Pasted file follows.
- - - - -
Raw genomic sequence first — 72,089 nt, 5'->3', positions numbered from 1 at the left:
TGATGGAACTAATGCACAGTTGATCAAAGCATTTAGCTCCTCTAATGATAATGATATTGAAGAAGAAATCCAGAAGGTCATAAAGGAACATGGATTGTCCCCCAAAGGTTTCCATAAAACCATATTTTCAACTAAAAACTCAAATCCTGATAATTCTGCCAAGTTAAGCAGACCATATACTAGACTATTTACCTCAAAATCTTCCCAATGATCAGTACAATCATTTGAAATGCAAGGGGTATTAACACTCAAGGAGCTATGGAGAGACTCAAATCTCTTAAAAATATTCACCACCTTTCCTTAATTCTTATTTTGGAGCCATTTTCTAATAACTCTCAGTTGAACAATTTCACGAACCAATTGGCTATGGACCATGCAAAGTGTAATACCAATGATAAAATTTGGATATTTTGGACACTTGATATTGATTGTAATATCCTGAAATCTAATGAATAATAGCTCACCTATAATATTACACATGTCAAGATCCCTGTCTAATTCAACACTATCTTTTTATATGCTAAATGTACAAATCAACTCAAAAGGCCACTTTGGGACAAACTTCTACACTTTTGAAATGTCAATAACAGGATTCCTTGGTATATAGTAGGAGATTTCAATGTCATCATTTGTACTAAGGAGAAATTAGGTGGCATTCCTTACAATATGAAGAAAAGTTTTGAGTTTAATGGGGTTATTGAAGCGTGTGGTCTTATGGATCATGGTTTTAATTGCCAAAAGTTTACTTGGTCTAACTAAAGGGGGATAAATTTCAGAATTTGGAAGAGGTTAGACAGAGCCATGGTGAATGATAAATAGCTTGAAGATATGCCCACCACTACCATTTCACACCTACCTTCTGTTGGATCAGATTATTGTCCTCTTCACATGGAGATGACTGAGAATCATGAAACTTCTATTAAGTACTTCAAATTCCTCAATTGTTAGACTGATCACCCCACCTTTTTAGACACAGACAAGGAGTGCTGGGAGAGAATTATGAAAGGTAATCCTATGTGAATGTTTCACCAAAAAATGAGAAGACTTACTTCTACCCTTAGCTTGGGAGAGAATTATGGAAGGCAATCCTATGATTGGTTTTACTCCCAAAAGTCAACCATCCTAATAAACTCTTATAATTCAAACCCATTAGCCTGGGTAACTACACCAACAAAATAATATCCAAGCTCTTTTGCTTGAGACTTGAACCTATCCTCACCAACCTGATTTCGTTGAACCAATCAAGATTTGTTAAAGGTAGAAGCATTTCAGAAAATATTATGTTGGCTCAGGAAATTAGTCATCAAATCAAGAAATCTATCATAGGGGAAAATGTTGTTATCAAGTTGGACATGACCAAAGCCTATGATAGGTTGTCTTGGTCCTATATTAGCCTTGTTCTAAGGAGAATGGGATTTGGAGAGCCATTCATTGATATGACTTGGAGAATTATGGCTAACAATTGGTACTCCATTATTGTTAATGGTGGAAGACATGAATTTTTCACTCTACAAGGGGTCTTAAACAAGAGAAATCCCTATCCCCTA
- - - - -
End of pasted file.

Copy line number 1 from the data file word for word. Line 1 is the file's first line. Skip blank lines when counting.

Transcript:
Raw genomic sequence first — 72,089 nt, 5'->3', positions numbered from 1 at the left: